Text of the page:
Tag: Book Review
Spread the Love – A Plea from Indie & Self-Published Authors!
My thoughts so far on @M_E_Vaughan 's The Sons of Thestian!!! pic.twitter.com/XBAfcp5Z3B
— Benjaminoftomes (@Benjaminoftomes) November 14, 2015
***WORLD PREMIERE*** Sons of Thestian by M.E. Vaughan – BOOK COVER
Art by the amazing Peter Brockhammer.
BACK COPY – Prince Jionathan is plagued by visions of death. With the king on his deathbed, and the tyrannical queen in power, the Kingdom of Harmatia lies in peril. Fleeing the city in fear of his life, Jionathan is shadowed by Rufus Merle, a young, secretive magi tasked with bringing him home.
Now, with the help of a fearsome sidhe warrior named Fae, they traverse a dangerous faerie-wood together. Against bandits, faeries and cursed priestesses, these unlikely friends travel a path fraught with danger and a dark conspiracy that shrouds them.
Review of Pantheon: The True Story of the Egyptian Deities
Pantheon: The True Story of the Egyptian Deities by Hamish Steele
My rating: 5 of 5 stars
Pantheon is a delight from cover to cover. A wonderfully drawn recreation of the Egyptian myths, Hamish Steele approaches the story with a vibrant enthusiasm that brings all the characters to life. Loyal to the original tale, the comic is witty and humorous, and stands (in my opinion) as one of the best retelling of this ancient (and very often forgotten) story.
There is nothing I don’t like about this comic. From the charming drawing, to the well formulated story-telling, to the progressive and engaging pace of the plot, Pantheon has you hooked from the beginning.
With a handy key at the back, and with each character designed very uniquely, it is easy to keep track of who is who (something which can sometimes prove difficult with stories based on mythology.). The hours of dedicated research are clear from the get-go, but Steele has a refreshing way of reworking it into a easily accessible story, even making fun of some of the more ridiculous or convoluted parts of the myth.
Informative and engaging, please note parents that this is not a good book to introduce to your kids. Tastefully graphic, Pantheon has several violent moments, a sex scene and contains…sort-of bestiality/incest at one point too… Needless to say, not for children, but definitely something for adults to have a giggle at.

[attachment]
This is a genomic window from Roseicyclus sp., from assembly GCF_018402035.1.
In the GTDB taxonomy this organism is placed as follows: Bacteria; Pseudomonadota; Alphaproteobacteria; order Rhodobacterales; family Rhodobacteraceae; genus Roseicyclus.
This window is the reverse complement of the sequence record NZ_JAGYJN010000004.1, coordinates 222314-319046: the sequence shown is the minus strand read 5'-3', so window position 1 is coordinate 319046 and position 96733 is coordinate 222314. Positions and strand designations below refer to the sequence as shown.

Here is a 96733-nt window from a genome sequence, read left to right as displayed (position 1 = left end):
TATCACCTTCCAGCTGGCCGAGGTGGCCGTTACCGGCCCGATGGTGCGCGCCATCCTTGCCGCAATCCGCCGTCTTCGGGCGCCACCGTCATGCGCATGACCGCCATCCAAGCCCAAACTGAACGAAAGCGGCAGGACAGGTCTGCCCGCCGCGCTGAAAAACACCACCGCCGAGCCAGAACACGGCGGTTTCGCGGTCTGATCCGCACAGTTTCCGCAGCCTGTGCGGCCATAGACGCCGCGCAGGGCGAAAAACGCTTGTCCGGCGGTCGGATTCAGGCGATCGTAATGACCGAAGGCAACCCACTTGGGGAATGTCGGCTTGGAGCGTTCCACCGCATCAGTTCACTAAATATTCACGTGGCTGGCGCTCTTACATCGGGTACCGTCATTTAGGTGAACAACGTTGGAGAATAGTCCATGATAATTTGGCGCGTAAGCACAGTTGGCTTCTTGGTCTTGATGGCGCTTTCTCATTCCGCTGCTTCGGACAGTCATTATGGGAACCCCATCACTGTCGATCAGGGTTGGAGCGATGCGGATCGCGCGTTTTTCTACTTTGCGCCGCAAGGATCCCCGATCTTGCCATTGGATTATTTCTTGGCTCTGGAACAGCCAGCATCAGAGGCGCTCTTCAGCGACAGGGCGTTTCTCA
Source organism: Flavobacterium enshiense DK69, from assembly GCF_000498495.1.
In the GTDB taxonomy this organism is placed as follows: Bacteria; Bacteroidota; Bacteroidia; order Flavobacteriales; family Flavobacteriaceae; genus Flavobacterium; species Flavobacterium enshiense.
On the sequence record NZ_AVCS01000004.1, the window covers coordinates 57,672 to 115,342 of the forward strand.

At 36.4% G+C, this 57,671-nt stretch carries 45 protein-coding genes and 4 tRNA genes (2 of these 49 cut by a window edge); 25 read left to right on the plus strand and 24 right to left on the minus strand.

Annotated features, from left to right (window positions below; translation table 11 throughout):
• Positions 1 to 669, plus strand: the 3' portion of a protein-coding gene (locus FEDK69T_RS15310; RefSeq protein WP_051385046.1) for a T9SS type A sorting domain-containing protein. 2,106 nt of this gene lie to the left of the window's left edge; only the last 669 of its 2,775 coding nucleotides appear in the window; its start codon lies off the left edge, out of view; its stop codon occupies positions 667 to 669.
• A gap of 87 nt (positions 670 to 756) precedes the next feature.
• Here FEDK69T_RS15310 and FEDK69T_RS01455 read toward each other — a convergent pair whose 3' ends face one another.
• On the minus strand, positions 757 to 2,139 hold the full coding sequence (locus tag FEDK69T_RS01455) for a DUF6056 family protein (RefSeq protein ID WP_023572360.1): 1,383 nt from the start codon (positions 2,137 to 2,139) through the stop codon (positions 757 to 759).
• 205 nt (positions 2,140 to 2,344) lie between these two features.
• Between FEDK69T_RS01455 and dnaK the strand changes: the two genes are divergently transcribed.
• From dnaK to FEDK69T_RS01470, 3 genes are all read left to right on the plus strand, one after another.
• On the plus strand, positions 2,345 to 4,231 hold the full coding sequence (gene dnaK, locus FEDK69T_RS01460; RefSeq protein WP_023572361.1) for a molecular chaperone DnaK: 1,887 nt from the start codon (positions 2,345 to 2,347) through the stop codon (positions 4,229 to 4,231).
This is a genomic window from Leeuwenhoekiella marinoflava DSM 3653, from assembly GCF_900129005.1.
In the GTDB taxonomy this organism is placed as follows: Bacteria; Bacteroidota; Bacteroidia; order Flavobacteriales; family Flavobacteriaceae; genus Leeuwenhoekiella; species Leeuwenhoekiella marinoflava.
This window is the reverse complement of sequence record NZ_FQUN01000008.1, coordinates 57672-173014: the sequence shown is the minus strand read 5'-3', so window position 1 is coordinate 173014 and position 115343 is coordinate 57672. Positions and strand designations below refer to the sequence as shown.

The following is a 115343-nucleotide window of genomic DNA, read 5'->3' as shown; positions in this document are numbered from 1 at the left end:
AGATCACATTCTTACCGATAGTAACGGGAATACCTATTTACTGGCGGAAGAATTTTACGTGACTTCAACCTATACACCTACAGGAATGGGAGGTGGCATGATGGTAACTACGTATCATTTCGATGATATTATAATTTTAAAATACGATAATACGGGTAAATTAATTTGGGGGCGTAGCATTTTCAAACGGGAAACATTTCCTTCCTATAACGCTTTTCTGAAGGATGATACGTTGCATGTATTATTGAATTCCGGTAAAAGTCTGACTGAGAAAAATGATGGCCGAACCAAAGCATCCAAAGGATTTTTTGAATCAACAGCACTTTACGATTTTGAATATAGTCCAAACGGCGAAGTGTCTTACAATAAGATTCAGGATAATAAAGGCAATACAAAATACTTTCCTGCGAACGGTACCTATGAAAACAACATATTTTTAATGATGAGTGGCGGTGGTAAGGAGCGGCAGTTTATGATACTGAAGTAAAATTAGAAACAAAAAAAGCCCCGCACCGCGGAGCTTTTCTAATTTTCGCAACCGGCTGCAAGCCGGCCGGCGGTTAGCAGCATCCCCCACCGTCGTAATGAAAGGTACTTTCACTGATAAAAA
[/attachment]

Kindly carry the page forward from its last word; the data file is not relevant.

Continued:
As for the quality of the book itself; it’s beautifully bound, with a colored front-cover, and sturdy black and white pages on the inside; so nice and durable with clear lines and drawings.
I cannot recommend Pantheon enough to anybody. It is a joy from start to finish, with several real ‘laugh out loud’ moments, and a wonderfully thoughtful ending. Definitely something I’ll be reading over and over.
Character Introduction – The Night Patrol
In my upcoming book ‘The Sons of Thestian’ the Night Patrol present as one of three offensive enemies the main characters must face. The Night Patrol is a sector of the Magi with the unique ability to transform into creatures of nightmare, and is lead by Arlen Zachary, Rufus’ brothering apprentice.
At Zachary’s side, his closest friend Marcel Hathely, acts as his second in command. Marcel brings with him too an apprentice, Emeric Fold. Together, these three are the most skilled and ferocious in the Night Patrol. Despite this reputation however, they do not always present as the powerful warriors they are. Emeric and Marcel tend to shadow Zachary in his day-to-day business.
Above: (Left) Marcel Hathely, (Bottom, lounged) Arlen Zachary, (Back, Right) Emeric Fold.